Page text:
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3.5.2 Penetration theory
Most of the industrial processes of mass transfer is unsteady state process. In such cases, the contact time between phases is too short to achieve a stationary state. This non stationary phenomenon is not generally taken into account by the film model. In the absorption of gases from bubbles or absorption by wetted-wall columns, the mass transfer surface is formed instantaneously and transient diffusion of the material takes place. Figure 3.4 demonstrates the schematic of penetration model.
Basic assumptions of the penetration theory are as follows:
1) Unsteady state mass transfer occurs to a liquid element so long it is in contact with the bubbles or other phase
2) Equilibrium exists at gas-liquid interface
3) Each of liquid elements stays in contact with the gas for same period of time
Figure 3.4: Schematic of penetration model.
Under these circumstances, the convective terms in the diffusion can be neglected and the unsteady state mass transfer of gas (penetration) to the liquid element can be written as:
The boundary conditions are: t = 0, Z > 0 : c = cAb and t > 0, Z = 0 : c = cAi.
The term cAb is the concentration of solute at infinite distance from the surface and cAi is the concentration of solute at the surface. The solution of the partial differential equation for the above boundary conditions is given by the following equation:
Where erf(x) is the error function defined by
If the process of mass transfer is a unidirectional diffusion and the surface concentration is very low (cAb~0), the mass flux of component A, NA [kg m–2 s –1 ], can be estimated by the following equation:
Substituting Equation (3.61) into Equation (3.63), the rate of mass transfer at time t is given by the following equation:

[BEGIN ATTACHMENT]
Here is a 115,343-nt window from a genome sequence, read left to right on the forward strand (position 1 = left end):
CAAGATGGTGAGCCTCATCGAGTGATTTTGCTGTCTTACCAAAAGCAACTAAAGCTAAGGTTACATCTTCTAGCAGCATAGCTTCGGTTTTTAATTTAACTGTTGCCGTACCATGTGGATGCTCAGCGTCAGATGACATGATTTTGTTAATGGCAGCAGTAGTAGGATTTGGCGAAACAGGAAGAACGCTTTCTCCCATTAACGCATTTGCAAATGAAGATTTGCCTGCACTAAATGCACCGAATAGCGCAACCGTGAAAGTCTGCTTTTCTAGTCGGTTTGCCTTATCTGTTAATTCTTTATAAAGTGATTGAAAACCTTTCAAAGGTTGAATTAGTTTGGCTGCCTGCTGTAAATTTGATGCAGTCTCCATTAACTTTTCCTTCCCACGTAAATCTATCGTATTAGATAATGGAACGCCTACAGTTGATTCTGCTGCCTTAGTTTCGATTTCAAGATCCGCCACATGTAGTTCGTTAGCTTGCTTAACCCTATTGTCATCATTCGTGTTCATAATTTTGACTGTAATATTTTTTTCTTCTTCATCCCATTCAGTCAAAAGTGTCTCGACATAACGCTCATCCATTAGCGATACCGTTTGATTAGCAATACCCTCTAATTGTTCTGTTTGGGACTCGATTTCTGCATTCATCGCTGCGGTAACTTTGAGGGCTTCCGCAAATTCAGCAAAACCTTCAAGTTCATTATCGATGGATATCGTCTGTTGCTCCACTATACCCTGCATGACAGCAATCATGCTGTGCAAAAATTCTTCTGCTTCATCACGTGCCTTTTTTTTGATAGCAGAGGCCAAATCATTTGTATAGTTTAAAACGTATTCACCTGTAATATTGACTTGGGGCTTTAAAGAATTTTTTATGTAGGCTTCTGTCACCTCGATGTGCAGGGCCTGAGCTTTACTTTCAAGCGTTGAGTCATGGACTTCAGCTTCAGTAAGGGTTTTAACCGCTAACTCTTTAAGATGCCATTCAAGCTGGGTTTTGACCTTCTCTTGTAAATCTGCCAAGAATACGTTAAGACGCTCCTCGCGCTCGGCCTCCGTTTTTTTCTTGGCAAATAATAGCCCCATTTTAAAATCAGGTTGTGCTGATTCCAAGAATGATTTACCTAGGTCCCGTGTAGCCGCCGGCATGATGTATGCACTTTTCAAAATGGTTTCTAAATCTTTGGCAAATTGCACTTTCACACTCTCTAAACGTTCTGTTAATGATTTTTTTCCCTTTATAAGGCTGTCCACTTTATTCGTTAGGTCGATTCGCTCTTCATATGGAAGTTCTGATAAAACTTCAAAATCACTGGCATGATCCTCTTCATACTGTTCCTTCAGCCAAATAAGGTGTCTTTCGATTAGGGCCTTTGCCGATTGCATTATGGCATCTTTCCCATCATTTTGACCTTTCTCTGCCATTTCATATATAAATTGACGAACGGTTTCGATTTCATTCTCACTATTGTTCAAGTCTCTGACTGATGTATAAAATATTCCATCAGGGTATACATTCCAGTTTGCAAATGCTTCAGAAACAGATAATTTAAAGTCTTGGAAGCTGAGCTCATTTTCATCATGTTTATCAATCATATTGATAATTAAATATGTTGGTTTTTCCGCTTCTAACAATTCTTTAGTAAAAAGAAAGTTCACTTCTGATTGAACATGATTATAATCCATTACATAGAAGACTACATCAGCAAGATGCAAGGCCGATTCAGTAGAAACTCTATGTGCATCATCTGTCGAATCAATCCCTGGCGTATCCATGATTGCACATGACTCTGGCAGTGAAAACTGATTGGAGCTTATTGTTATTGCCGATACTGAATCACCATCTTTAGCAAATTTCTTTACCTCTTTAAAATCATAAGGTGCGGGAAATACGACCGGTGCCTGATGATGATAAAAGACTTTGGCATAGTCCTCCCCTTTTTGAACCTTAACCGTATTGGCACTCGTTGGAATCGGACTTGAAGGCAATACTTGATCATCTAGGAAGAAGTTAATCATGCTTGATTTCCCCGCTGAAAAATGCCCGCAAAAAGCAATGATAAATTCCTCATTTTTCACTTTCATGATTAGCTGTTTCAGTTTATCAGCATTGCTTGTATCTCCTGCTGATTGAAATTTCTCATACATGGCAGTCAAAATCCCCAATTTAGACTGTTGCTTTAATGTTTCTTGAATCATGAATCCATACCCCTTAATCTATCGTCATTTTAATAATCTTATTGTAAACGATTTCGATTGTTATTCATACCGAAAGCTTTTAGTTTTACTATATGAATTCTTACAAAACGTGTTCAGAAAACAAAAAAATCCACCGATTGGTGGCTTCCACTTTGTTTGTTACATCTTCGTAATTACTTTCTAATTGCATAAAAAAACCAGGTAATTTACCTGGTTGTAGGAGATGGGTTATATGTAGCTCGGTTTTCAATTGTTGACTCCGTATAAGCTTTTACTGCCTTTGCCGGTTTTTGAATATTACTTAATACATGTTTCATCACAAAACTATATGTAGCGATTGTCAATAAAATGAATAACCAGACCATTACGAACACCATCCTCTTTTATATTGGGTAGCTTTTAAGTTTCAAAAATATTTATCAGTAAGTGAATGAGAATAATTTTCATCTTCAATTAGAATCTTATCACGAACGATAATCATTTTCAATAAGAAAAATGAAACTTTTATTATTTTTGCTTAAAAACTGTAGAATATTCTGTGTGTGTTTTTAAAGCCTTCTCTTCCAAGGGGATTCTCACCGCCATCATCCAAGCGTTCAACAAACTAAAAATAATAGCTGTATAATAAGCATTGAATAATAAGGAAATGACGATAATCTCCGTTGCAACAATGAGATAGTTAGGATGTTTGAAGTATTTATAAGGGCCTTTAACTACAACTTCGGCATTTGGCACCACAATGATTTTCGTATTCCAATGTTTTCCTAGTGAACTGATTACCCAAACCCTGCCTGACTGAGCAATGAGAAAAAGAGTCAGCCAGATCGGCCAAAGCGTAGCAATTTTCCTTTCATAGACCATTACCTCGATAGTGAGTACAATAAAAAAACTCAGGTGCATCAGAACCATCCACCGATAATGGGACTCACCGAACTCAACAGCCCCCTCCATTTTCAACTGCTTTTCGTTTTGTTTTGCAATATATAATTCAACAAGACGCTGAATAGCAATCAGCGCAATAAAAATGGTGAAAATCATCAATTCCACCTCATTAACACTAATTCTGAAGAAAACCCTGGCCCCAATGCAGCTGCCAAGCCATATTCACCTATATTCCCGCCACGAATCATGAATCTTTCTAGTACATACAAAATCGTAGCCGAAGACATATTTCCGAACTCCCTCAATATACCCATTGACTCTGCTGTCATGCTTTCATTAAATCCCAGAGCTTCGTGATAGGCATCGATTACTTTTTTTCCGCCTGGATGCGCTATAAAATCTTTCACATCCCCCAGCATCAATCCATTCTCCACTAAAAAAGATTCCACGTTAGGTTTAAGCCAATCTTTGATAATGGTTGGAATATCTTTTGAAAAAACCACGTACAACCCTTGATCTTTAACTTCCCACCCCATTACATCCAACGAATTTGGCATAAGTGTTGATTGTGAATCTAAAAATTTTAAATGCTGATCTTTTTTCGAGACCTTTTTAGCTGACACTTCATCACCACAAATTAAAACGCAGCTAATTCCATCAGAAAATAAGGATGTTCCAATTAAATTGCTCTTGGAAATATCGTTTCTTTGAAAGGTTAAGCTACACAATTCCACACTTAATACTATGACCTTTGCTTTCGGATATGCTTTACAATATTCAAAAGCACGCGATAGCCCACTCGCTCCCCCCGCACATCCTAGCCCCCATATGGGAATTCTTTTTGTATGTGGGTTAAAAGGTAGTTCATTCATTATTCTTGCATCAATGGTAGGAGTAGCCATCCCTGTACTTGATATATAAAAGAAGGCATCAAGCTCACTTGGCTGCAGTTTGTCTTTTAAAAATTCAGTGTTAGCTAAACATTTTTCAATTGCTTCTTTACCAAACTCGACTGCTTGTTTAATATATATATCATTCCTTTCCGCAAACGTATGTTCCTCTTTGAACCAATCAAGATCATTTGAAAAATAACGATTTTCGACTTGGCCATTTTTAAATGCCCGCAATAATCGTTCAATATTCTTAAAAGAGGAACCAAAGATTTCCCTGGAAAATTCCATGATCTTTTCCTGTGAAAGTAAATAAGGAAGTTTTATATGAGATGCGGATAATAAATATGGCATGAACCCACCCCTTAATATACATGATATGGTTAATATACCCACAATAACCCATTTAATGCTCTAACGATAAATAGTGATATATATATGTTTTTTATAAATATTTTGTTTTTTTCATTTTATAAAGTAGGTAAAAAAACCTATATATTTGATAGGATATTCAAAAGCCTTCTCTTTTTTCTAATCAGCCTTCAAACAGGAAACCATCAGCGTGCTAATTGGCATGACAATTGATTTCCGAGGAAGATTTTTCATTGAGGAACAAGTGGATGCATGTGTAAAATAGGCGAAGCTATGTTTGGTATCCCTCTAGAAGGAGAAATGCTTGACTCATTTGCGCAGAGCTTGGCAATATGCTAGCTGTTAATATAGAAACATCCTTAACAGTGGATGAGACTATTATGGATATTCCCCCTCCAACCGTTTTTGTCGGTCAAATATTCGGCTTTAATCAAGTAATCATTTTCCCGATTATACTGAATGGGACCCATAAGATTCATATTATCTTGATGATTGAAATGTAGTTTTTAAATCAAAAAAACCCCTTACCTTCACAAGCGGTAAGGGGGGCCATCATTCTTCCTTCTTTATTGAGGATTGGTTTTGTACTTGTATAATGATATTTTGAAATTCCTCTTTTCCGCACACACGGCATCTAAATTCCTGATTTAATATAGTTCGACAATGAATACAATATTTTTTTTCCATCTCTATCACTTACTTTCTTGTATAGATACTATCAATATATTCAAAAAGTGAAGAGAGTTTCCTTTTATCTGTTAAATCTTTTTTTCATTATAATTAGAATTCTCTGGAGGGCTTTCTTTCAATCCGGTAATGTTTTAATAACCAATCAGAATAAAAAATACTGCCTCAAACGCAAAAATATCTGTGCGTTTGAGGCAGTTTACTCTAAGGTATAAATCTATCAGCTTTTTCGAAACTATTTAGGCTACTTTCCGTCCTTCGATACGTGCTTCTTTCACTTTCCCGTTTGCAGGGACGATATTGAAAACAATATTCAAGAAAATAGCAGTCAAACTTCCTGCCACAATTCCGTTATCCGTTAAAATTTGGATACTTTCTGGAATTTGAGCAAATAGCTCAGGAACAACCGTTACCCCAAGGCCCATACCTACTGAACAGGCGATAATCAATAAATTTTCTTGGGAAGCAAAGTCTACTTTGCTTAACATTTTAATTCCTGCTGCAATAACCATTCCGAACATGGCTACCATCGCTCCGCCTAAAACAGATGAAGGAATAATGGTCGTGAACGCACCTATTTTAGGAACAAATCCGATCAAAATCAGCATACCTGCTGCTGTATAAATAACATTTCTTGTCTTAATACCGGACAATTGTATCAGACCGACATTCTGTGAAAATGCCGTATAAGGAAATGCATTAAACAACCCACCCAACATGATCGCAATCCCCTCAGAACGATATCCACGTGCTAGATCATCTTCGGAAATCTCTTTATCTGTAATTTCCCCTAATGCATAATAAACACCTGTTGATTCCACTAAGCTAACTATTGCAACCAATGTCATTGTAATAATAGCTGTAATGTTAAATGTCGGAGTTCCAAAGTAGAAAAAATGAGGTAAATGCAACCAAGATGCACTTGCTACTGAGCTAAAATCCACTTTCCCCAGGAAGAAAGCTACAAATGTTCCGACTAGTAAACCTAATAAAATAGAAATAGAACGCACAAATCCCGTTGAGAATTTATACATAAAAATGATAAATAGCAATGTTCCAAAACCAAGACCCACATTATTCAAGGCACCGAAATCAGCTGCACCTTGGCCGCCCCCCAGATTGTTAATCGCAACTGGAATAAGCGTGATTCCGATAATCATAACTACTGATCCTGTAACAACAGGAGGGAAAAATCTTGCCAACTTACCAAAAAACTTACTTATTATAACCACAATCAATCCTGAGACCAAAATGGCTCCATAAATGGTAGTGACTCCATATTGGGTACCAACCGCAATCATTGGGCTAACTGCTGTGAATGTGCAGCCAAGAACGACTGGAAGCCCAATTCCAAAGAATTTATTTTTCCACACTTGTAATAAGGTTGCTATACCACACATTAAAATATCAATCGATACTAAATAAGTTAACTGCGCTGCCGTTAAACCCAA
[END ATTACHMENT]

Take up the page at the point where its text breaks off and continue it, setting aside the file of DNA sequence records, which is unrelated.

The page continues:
Then the mass transfer coefficient is given by
The average mass transfer coefficient during a time interval tc is then obtained by integrating Equation (3.61) as
So from the above equation, the mass transfer coefficient is proportional to the square root of the diffusivity. This was first proposed by R. Higbie in 1935 and the theory is called Higbie’s penetration theory.
3.5.3 Surface Renewal Theory
For the mass transfer in liquid phase, Danckwert (1951) modified the Higbie’s penetration theory. He stated that a portion of the mass transfer surface is replaced with a new surface by the motion of eddies near the surface and proposed the following assumptions:
1) The liquid elements at the interface are being randomly swapped by fresh elements from bulk
2) At any moment, each of the liquid elements at the surface has the same probability of being substituted by fresh element
3) Unsteady state mass transfer takes place to an element during its stay at the interface. Hence, average molar flux,
NA,av = (3.67)
Comparing Equation (3.67) with Equation (3.8) we get
KL,av = (3.68)
where s is fraction of the surface renewed in unit time, i.e., the rate of surface renewal [s-1 ].
3.5.4 Boundary Layer Theory
Boundary layer theory takes into account the hydrodynamics/flow field that characterizes a system and gives a realistic picture of the way mass transfer at a phase boundary. A schematic of concentration boundary layer is shown in Figure 3.5.
Figure 3.5: Schematic of concentration boundary layer.
When δ =δ(x)→u=Ua and when δ =δm(x)→ u=0.99Ua distance over which solute concentration drops by 99% of (CAi-CAb).
where, x is the distance of a point from the leading edge of the plate; kL,x is the local mass transfer coefficient.
where, / is the length of the plate.
Example problem 3.2:
Zakauskas (Adv. Heat Transfer, 8, 93, 1972) proposed the following correlation for the heat-transfer coefficient in a staggered tube bank arrangement:
Nu = 0.453Re0.568 Pr0.36 , where 10 < Re( =pug d / μ) 106 and 0.7 < Pr < 500
Estimate the mass-transfer coefficient by using the mass and heat transfer analogy if to be expected for evaporation of n-propyl alcohol into carbon dioxide for the same geometrical arrangement of tube diameter (d) of 38 mm when the carbon dioxide flows at a maximum velocity (ug) of 10 m/s at 300 K and 1 atm. Properties of dilute mixtures of propyl alcohol in carbon dioxide at 300 K and 1 atm are: Molecular weight (M) = 44 gm/mole, density (ρ) = 1.8 kg/m3 , Viscosity (μ) = 1.49×10-5 kg/m.s, diffusivity (DAB) = 7.6×10-6 m2/s and universal gas constant (R) = 8.314 J/mole.K. Sherwood number is defined based on diameter of the tube as kG RTd / DAB
Re = 1.8*10*0.038/1.49×10-5 = 45906.04
Sc = (1.49×10-5 )/(1.8* 7.6×10-6 ) = 1.08
Analogy to heat transfer
Sh = 0.453Re0.568 Sc0.36 = 207.68
So, kG RTd / DAB = 207.68
Therefore kG = (207.68*DAB)/(RTd) = 1.665×10-05 mole/m2.s.Pa